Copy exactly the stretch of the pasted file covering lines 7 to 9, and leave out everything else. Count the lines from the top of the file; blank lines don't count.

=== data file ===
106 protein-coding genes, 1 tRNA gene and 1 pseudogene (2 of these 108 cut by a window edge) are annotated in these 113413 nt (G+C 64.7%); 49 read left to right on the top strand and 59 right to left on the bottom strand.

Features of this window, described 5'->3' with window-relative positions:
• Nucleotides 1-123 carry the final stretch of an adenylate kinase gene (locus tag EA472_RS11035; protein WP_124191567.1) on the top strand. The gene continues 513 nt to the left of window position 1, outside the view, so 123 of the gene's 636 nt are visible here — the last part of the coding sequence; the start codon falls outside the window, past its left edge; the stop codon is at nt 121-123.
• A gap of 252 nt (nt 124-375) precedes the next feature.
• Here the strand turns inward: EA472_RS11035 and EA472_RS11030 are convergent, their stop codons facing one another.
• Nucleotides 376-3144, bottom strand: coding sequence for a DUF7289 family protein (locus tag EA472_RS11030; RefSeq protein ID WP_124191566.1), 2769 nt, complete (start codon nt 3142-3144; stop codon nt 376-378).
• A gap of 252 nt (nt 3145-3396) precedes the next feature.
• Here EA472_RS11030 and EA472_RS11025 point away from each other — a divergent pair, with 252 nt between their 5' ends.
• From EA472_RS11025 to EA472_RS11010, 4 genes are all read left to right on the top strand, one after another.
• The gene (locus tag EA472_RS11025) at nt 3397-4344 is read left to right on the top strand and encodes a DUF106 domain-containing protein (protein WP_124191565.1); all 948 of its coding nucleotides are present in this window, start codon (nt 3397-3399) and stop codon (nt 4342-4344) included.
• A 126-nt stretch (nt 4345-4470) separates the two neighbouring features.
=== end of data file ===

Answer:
• A gap of 252 nt (nt 3145-3396) precedes the next feature.
• Here EA472_RS11030 and EA472_RS11025 point away from each other — a divergent pair, with 252 nt between their 5' ends.
• From EA472_RS11025 to EA472_RS11010, 4 genes are all read left to right on the top strand, one after another.